Data volumes continue to grow at accelerating rates, and with that, finding what we’re looking for is getting even harder. Artificial intelligence (AI) and machine learning (ML) are promoted as solutions, but they lie at the heart of the problem.
We see the onrushing tsunami of data. In November 2018, IDC predicted the “Global Datapshere” would grow from 33 zettabytes (ZB) in 2018 to 175 ZB by 2025.
Like a deer caught in the headlights, we instinctively reach for more storage. We’ve taken our physical world pack-rat mentality and digitized it. Not willing to part with it, we box it up and put it in storage. “I’ll sort that out later; it’ll be worth something in the future.” But out of sight is out of mind, and slowly, invisibly, the rot sets in.
We know we have a problem. Our solution has been search. Google indexed the internet because it grew too big for Yahoo to catalog. Microsoft has long promoted search for finding old emails over the limitation of the folder structure.
But how is search working out for us? How often do we find ourselves refining our entry in the search box? How often do we reach out to a colleague to see if they remember that email from two years ago?
We’ve digitized the preamble to the U.S. Constitution, and the growth figures embed the inherent assumption that all data is created equal; all data is imbued with the same potential for future value. Those are fallacies.
Situations like the current pandemic or the 2008 recession just add to the volumes of zombie data. The lack of a data management approach to storing data in the first place exacerbates the issues. The current imperative is speed. “Just have IT back up that workstation or archive that mailbox, and we’ll sort through it later.” But we never do.
Maybe it sits there until your archive policy deletes it, or perhaps you don’t have an archive policy and you pay ongoing storage costs. Perhaps you’ve bought into using the cloud for backup but, not knowing what has value and what does not, you default to keeping everything.
We see this every day in our digitizing project for our clients. Boxes that have been in a warehouse for years, labeled as holding relevant data, just keep the clearings of some long since separated employees, the markers of careers swept into a box and placed in a warehouse. The objective of clearing the desk is achieved, and the work of isolating the diamonds from the soil is left for some future that never arrives.
Data ages at different rates. Often, technology marches on faster than the data fed in as input or generated as output. Technical debt has a habit of orphaning its child data.
I recall one project from my past where we successfully archived the data and developed a shiny new front end to help the users search it. We missed one minor element: We didn’t archive the code of the software that processed the inputs and generated the outputs. When the time came to show the auditors that the results came from the inputs, we couldn’t.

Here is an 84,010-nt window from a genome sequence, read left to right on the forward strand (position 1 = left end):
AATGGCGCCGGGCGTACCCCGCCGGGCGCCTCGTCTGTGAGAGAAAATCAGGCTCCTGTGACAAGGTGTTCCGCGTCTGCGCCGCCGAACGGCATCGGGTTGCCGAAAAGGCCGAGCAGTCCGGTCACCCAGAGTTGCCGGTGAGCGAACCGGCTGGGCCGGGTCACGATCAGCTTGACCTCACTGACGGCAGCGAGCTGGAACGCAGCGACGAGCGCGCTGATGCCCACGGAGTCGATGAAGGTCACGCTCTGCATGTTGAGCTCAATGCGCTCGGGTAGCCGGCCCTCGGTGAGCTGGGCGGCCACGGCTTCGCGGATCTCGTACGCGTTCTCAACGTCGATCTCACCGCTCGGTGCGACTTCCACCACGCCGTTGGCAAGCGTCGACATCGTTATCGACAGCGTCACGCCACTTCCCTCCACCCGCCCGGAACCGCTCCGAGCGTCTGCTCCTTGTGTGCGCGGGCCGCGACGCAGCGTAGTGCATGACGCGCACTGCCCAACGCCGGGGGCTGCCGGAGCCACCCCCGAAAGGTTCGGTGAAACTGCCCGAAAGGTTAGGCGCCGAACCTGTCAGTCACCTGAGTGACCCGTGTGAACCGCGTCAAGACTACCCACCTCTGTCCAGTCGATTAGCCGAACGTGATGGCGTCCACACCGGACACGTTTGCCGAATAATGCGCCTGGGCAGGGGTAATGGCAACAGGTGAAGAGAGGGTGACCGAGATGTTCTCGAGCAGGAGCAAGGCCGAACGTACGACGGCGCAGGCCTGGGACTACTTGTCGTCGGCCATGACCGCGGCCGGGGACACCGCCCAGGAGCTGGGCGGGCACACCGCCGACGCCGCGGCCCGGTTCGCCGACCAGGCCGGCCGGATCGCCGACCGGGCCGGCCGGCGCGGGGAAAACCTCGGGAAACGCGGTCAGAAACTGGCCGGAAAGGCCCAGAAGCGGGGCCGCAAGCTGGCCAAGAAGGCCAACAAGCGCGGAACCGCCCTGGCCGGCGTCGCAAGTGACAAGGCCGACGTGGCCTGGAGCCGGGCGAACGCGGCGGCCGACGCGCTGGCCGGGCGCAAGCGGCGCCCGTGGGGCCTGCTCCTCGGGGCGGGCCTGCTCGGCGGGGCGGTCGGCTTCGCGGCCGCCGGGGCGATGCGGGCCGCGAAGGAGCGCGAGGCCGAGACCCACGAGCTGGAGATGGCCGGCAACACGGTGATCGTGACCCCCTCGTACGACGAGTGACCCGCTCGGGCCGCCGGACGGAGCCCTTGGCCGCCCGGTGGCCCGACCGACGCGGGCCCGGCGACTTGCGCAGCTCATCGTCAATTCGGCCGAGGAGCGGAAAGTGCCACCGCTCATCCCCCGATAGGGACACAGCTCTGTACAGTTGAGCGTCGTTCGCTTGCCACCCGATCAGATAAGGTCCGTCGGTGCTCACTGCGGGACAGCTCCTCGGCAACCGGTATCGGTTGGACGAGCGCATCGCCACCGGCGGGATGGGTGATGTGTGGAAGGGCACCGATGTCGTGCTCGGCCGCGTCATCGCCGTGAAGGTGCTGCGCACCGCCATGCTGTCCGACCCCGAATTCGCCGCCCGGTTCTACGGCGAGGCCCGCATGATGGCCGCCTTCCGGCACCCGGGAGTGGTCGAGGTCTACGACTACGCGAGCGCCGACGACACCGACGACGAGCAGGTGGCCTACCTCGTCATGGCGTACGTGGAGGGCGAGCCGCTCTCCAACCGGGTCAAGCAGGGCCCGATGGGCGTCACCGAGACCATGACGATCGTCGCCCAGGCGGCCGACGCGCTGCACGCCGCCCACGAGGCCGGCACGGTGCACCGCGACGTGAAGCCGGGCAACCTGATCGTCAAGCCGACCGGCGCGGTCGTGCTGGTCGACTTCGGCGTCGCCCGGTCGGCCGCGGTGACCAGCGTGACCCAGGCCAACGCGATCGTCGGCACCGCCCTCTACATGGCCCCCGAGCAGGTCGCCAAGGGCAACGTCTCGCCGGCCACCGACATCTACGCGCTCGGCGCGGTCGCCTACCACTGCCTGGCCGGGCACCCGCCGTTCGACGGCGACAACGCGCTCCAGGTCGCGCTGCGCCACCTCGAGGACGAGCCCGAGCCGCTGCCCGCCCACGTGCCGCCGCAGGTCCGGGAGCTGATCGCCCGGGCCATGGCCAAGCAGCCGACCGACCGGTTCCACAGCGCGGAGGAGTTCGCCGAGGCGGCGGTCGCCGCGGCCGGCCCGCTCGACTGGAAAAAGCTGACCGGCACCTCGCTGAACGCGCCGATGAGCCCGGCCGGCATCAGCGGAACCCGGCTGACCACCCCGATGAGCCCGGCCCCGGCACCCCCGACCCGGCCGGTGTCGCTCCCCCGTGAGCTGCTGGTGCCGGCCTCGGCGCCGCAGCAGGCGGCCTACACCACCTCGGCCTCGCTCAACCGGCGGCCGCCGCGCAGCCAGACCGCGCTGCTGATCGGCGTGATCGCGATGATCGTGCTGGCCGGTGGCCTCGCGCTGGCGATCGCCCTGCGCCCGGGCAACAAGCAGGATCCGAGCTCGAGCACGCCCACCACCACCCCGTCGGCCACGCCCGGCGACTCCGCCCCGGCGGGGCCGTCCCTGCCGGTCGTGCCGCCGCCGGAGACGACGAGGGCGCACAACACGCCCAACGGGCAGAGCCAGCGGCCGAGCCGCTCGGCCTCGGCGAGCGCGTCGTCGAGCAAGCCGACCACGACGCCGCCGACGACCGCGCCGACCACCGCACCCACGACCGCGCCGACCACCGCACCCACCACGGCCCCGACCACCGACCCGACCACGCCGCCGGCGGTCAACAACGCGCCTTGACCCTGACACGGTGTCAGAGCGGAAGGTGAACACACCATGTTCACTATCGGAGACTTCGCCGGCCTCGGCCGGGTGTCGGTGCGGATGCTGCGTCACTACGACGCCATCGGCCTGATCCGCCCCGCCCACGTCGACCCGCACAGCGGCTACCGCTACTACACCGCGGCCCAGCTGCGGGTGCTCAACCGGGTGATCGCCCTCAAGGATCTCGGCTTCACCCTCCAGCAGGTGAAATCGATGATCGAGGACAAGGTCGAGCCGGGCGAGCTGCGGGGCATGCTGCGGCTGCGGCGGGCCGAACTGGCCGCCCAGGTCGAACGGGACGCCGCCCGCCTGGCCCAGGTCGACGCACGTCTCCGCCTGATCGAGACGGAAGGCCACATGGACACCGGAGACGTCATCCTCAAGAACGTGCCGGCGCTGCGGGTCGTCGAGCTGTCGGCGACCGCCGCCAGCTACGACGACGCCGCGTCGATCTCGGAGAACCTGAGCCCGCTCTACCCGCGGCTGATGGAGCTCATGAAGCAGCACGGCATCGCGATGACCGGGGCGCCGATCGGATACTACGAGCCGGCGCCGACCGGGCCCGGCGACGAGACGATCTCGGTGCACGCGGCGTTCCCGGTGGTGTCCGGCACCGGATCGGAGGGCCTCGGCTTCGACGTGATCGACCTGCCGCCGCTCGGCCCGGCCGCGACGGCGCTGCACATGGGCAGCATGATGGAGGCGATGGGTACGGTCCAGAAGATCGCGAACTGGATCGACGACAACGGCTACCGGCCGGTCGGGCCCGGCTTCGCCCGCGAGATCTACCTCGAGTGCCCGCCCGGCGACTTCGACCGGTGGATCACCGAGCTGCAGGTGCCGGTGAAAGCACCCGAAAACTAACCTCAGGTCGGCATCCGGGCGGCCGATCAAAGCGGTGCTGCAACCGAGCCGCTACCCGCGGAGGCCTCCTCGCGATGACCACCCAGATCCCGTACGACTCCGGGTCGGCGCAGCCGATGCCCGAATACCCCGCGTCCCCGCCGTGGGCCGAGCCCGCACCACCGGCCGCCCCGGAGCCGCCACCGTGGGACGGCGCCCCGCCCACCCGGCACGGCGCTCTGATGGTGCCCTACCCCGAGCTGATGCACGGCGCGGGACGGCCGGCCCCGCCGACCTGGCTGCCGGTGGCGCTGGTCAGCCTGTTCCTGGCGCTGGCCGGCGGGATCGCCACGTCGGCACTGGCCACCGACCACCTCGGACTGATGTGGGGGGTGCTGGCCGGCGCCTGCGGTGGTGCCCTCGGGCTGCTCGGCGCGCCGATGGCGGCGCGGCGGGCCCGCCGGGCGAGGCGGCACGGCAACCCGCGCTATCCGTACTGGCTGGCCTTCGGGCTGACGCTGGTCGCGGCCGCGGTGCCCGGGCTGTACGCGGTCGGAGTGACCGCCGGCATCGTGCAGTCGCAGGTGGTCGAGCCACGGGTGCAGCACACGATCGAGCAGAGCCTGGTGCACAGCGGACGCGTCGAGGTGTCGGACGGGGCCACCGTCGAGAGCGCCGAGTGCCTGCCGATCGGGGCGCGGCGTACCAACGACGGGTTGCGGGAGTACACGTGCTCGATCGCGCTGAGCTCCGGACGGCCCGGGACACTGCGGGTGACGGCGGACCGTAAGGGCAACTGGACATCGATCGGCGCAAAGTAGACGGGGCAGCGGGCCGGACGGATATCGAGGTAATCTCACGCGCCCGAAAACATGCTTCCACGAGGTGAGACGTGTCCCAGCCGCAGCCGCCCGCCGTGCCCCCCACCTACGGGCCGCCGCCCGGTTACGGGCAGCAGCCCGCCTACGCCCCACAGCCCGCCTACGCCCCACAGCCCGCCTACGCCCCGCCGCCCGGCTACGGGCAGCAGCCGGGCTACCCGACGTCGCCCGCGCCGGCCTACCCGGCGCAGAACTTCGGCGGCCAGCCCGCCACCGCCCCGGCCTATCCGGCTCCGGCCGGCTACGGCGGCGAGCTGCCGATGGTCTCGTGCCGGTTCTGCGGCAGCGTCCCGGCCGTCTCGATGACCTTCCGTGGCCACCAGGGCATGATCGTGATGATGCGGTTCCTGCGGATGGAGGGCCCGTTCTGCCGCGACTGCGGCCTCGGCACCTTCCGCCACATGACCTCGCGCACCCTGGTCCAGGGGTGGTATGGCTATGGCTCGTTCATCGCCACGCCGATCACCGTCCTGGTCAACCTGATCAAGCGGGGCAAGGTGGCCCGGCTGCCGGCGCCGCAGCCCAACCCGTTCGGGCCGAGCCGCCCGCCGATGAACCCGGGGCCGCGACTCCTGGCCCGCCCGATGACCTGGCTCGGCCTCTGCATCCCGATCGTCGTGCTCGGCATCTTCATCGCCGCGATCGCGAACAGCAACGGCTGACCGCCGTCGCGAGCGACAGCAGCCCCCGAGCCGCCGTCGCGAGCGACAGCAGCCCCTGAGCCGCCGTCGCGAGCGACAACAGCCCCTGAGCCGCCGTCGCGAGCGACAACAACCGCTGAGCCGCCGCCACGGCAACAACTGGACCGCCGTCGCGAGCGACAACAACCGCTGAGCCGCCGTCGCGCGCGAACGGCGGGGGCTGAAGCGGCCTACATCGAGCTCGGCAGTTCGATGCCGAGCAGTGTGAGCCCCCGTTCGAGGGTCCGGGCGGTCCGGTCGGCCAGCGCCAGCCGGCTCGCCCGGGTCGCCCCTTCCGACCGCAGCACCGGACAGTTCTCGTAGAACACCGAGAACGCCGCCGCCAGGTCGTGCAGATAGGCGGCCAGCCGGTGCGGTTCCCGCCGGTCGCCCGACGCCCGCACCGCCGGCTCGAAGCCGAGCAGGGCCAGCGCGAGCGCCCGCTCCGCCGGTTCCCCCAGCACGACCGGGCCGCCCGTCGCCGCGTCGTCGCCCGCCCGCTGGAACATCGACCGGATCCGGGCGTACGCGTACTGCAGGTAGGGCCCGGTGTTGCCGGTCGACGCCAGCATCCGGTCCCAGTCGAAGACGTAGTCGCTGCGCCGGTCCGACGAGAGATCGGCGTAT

Sometimes new technology and new algorithms can bring new results from old data. Sometimes that adds value, and sometimes it doesn’t. The question is, how do we know which datasets will have future value and which will not?
We’ve all seen how data-hungry AI is. The more data we can train with, the better the AI becomes. This fosters the temptation, once again, to keep everything, just in case. We need to ask ourselves how we can use the derivative insights.
I once discovered an analytics project underway to determine if widget A was better than widget B. A good deal of time and effort was spent on a program that was history masquerading as future. It shouldn’t have taken me to point out that neither widget A nor widget B was still being produced. Their manufacturers had used their own analytics to advance to widget A+ and widget B+ with enough differences to invalidate the comparison of their predecessors. Add in the cost of replacing all our B’s with A’s, retraining the workforce and the life of the widget, and we’d never make a return on the investment in the switch.
The solution to these issues lies in the discipline of data management.
Effective data management will index your data in context. Instead of searching for data, you’ll be able to stop searching and start finding. By identifying data as you create it, you can create effective policies around its retention. You can identify the inputs and trace the lineage of derived information to the origin data. You can better imply the future value of any given set and make decisions on the cost-benefit of storage over deletion.
Effective data management allows you to store data with intention and escape the digital pack-rat habit. As the volumes of data in storage continue their rapid ascent, can you afford to ignore data management?